training programme and it might encourage the
wrong sort of interest. And that I ended up getting
the cups handed to me in a corridor by some lady
member, smelling of gin and honeysuckle, and carrying
them off stuffed in my bag, feeling like a thief.
every competition I entered. I never lost a single
junior game. Yet someone whispered into the reeds
that I was a cheat. Another story told of money
missing from jackets left hanging in the changing
room, and me seen loitering near the entrance,
golf balls unzipped from bags or stolen as they
rolled too near certain blind spots. Who could
believe such stories and why?
to see you out searching for lost golf-balls when
you weren't playing. Head down and buttoned up
to the neck in some old army greatcoat tapping
away and shuffling like a heron for your prey.
I never called and you never noticed me. I thought
maybe that you sold the balls to help pay for
your sport, and how you always liked to unwrap
a new one before the start of each game and that
it might be embarrassing. Then one day I saw the
sacks of them in your garden shed, thousands and
thousands of them. A history spanning half a century
of their weakness and failure discovered and recorded
by you. Each timid or over-ambitious hook or slice
yours to claim and enjoy as the next players moved
by without giving you a second look or knowing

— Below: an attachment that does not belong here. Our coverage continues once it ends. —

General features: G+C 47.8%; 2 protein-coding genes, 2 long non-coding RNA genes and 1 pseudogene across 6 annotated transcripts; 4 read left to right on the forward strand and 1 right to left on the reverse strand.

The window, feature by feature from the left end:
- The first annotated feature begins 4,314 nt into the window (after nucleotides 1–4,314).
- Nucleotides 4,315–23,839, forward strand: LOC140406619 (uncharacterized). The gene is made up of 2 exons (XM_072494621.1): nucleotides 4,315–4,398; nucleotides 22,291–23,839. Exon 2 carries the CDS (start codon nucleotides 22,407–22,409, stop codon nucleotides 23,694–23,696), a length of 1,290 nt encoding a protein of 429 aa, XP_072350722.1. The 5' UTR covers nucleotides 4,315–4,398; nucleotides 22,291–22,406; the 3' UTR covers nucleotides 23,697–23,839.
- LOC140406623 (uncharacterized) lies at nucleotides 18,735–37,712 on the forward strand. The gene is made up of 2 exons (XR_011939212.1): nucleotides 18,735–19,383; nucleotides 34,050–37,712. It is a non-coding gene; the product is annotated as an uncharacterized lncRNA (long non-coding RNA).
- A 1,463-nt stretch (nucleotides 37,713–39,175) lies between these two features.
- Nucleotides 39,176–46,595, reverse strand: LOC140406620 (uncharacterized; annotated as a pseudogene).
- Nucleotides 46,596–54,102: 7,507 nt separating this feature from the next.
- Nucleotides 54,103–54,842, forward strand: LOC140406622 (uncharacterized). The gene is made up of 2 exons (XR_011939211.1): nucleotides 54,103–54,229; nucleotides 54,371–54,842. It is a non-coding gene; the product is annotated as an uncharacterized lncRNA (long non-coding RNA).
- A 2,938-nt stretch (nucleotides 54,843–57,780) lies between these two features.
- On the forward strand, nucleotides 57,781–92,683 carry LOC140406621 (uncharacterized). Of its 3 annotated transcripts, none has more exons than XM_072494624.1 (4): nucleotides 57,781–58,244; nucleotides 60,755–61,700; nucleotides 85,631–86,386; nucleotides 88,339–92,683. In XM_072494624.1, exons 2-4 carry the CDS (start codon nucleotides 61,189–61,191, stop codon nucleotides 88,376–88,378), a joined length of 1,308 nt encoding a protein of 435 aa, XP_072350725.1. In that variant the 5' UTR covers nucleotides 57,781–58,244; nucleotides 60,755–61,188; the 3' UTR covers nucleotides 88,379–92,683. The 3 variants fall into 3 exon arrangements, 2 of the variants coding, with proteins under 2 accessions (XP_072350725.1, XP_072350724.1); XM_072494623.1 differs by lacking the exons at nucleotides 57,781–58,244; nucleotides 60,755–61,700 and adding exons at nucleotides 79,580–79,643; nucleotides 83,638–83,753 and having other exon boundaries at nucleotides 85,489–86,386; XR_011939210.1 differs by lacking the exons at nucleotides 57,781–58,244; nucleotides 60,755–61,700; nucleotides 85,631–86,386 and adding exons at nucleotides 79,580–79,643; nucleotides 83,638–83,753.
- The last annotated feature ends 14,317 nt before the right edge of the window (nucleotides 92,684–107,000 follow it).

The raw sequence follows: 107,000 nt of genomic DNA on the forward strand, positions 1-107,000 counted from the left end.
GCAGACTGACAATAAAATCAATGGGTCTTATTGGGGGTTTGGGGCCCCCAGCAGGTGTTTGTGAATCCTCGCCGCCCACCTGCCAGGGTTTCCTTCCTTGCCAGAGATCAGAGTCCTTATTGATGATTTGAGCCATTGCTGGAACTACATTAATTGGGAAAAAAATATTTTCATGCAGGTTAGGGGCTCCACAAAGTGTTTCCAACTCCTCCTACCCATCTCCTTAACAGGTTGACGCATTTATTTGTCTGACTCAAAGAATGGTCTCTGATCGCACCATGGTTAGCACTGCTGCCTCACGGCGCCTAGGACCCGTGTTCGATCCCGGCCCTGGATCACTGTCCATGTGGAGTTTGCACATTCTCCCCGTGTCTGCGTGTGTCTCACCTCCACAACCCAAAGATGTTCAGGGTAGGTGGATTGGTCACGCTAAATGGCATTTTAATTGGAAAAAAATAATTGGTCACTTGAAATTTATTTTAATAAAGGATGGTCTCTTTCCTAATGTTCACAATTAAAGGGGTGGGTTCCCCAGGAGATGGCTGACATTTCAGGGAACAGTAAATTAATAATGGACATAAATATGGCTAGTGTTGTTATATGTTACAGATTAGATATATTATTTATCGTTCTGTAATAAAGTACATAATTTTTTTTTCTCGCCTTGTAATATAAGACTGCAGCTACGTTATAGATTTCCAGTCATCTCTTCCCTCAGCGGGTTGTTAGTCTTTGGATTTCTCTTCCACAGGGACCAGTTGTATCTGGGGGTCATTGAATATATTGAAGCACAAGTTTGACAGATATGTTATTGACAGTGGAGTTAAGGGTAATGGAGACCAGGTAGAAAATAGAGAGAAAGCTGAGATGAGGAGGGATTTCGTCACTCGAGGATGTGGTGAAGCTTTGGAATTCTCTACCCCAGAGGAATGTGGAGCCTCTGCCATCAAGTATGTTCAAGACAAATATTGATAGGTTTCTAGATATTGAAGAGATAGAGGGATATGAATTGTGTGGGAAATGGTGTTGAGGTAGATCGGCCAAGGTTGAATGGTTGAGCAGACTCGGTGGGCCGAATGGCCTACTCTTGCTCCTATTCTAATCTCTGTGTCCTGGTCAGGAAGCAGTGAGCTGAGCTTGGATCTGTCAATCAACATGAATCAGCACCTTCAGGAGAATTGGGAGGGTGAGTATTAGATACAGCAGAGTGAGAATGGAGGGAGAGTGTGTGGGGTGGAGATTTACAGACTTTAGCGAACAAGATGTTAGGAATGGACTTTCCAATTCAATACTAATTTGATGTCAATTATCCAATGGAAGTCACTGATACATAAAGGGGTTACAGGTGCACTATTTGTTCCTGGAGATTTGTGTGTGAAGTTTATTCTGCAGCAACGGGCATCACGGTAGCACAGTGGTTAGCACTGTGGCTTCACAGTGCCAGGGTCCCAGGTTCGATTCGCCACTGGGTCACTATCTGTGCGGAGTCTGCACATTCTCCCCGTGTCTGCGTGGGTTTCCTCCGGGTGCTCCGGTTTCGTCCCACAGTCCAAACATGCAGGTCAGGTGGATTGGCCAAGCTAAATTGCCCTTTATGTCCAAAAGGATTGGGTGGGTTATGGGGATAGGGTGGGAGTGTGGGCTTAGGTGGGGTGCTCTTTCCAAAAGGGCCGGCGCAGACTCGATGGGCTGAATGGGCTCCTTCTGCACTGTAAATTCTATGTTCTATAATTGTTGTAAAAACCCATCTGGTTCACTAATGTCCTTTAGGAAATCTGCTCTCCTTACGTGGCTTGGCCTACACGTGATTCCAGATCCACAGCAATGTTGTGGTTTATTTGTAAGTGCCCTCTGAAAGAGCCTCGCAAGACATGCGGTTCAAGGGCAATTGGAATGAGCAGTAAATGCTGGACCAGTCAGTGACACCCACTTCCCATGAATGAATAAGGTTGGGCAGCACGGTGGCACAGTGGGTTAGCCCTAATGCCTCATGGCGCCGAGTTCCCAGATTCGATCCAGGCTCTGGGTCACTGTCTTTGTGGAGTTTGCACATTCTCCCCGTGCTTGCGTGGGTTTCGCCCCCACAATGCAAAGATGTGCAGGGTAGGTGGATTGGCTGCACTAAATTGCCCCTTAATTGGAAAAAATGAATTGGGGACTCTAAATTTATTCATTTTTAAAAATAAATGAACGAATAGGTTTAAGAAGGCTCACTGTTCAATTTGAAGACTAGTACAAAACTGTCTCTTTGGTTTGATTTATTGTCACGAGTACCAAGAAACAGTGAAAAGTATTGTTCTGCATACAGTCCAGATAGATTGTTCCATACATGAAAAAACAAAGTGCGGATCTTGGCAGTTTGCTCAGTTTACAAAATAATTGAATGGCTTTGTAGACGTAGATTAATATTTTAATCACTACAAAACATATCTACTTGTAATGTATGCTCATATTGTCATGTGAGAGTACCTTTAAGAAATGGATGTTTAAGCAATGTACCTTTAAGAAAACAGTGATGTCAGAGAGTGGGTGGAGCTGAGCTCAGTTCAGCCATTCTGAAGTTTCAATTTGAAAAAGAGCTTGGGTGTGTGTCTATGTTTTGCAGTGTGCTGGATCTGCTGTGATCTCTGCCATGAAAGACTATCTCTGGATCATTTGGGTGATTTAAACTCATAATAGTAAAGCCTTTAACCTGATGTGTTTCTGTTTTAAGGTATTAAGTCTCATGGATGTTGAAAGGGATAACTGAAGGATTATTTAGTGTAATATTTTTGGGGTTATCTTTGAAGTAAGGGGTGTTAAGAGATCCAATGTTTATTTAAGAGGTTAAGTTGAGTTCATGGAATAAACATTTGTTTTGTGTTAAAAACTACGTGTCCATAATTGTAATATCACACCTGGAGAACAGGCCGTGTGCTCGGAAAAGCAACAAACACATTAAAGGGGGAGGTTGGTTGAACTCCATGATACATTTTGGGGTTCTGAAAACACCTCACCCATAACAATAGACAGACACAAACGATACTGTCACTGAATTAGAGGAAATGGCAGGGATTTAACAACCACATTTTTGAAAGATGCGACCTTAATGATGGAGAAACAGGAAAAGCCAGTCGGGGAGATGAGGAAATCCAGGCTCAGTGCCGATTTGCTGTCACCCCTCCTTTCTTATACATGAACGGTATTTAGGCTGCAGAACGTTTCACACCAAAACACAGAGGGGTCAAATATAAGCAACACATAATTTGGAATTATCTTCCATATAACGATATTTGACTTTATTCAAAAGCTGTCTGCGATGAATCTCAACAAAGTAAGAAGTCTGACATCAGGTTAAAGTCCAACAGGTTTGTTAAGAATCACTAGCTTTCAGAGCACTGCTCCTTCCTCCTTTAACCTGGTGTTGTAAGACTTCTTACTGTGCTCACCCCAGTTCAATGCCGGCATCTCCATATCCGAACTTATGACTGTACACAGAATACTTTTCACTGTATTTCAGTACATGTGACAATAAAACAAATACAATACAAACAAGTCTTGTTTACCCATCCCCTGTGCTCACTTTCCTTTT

anything about it.
you once more--after you had retired from the
high explosives factory and I had made my own
escape--walking against a skyline heavy with an
approaching storm, an old man out killing time
with a sly glance at the passing golfers and your
trying to uncover something. To come back after
losing so many things and play the game over again.
I carried the best bag of clubs that money could
buy, stood on the fourth tee--even though I had
joined as a full member and could do as I pleased.
I got everything in to line, blocked out everything.
And then pressed that magic trigger. It was the
perfect drive. Straight out toward our mark for
position on this hole: an island in the gray sea
where once there had been a fever hospital. I
watched the ball climb and climb again and then
hit the middle of the fairway before kicking its
way at the flag. And a disease that no isolation
ward could contain stayed with me, so I walked
off and left that ball where it was. I hoped you
would find it and understand.
was away with another girl when you died. On a
honeymoon this time, with the sun beating down
on a dry and war-scarred island. The most green
and English part was the golf course. Completely
out of reach of the locals and with definitely
no concessions made. I didn't even think about
like to have been able to say something about
why I didn't become a famous and rich player.
Perhaps even, as you believed, the greatest this
country ever produced. It would have been nice
to have told it on one of those story-telling
nights when you were filling the hours with duty,
war, and empire: those great monuments that had
stood between you and your chance. I could probably
have made mine sound as genuine and likely. But
we would both have still known another truth.
That some shots will always be unplayable and
are best left where they lie for someone else
to pick up and use.